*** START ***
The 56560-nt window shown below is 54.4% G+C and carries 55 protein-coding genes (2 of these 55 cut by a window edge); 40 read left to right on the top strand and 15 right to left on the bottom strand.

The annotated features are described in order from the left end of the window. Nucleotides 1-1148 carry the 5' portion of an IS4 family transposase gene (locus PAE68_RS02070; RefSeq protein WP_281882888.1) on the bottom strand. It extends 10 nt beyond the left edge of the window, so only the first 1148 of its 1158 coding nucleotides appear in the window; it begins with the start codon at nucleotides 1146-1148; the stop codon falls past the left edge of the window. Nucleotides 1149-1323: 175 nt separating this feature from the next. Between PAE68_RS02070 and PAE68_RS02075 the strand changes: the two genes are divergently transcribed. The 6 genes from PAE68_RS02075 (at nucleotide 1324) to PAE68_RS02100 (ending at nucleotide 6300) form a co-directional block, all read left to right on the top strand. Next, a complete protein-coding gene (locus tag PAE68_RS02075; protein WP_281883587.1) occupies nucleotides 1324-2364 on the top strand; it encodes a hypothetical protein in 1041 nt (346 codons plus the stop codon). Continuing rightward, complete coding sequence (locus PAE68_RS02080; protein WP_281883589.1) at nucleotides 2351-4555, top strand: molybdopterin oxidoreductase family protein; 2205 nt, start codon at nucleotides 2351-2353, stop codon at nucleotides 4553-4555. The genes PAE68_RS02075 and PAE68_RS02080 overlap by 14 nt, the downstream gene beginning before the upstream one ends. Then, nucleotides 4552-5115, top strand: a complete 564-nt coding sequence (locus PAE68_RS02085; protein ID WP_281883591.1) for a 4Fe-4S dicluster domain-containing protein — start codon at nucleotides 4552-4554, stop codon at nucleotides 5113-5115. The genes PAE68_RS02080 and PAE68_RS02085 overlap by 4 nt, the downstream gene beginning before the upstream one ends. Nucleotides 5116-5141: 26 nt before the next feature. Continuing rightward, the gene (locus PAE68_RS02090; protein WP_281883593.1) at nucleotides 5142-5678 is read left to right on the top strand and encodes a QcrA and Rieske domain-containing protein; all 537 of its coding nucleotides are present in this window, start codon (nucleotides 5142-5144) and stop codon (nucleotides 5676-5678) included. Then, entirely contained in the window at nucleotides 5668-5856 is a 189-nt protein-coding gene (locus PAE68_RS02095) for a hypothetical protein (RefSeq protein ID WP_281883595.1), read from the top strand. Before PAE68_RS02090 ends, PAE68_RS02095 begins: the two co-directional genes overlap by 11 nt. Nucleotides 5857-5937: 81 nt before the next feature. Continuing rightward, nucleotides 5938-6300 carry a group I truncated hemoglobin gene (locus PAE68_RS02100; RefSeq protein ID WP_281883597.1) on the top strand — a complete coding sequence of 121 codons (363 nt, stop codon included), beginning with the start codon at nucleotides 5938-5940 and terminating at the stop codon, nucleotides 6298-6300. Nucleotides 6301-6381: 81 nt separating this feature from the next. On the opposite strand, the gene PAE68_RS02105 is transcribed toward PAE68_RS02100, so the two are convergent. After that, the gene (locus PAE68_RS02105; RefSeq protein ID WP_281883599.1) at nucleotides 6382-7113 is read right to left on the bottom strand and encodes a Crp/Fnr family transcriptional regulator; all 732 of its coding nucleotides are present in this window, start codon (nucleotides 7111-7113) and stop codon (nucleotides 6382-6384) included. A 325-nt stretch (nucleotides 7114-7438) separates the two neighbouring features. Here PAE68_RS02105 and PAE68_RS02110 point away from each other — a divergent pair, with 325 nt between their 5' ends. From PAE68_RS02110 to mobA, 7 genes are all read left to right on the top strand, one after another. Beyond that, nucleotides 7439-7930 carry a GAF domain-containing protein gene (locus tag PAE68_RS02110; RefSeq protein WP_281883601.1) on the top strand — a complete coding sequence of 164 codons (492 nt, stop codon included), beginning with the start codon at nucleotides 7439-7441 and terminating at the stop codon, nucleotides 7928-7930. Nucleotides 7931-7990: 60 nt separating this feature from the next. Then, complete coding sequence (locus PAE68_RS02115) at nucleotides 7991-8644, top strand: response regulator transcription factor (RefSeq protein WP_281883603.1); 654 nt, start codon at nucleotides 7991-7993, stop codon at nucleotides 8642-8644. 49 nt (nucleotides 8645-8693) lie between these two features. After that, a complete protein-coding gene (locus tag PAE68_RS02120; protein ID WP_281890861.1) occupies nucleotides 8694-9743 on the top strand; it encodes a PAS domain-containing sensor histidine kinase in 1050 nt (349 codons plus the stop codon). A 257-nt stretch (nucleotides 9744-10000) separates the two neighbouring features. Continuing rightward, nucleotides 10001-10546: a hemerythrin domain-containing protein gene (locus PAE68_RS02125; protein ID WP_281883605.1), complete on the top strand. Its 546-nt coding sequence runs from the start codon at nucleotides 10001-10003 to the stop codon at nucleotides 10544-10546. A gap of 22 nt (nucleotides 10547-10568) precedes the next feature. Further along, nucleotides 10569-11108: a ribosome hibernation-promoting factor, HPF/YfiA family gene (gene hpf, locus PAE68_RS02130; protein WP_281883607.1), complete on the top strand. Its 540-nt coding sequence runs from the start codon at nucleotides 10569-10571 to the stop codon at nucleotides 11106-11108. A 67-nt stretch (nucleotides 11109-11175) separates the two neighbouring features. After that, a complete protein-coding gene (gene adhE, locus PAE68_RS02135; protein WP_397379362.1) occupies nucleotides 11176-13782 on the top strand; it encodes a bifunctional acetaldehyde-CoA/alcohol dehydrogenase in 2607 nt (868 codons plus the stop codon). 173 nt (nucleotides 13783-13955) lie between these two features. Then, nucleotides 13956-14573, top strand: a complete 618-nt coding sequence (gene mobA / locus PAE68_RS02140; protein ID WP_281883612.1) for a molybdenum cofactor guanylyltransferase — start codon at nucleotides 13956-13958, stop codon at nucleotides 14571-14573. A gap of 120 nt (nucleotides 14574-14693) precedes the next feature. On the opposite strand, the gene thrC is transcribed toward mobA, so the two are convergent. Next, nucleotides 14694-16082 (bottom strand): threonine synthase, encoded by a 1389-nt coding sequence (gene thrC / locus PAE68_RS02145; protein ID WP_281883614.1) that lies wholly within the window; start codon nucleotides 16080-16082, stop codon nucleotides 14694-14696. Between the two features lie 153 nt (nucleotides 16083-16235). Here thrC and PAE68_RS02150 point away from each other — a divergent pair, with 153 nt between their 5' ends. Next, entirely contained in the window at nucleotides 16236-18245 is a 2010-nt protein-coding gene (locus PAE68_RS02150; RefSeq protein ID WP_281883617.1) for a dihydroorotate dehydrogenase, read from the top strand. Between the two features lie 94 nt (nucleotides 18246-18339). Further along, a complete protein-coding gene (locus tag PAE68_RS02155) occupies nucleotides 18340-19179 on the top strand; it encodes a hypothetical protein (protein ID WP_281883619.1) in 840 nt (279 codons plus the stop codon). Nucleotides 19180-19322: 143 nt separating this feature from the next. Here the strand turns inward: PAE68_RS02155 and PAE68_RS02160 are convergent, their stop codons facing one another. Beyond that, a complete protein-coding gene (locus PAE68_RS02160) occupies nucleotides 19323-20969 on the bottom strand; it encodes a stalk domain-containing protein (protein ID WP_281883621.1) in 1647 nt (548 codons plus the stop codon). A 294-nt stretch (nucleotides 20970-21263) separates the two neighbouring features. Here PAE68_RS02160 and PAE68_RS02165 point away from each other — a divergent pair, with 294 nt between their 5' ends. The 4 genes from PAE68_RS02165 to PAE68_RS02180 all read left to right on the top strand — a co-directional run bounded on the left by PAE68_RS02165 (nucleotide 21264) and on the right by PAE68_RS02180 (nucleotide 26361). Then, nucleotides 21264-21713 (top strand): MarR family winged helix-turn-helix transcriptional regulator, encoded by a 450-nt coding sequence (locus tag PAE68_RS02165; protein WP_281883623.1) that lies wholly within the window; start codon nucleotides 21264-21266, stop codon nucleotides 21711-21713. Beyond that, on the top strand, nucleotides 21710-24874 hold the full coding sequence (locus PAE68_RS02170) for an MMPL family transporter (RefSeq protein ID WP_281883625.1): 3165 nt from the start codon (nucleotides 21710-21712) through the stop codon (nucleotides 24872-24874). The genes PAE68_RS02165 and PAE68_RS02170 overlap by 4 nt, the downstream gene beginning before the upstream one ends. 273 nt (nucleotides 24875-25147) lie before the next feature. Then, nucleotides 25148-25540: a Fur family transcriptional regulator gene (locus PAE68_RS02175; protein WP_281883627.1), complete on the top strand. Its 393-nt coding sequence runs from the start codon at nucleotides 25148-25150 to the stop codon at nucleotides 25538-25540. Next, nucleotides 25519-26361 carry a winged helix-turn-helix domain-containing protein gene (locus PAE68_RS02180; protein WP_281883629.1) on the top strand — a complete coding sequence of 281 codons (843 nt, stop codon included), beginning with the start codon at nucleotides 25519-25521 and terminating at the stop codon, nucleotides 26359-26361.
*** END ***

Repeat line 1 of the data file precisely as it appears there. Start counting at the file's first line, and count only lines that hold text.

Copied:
The 56560-nt window shown below is 54.4% G+C and carries 55 protein-coding genes (2 of these 55 cut by a window edge); 40 read left to right on the top strand and 15 right to left on the bottom strand.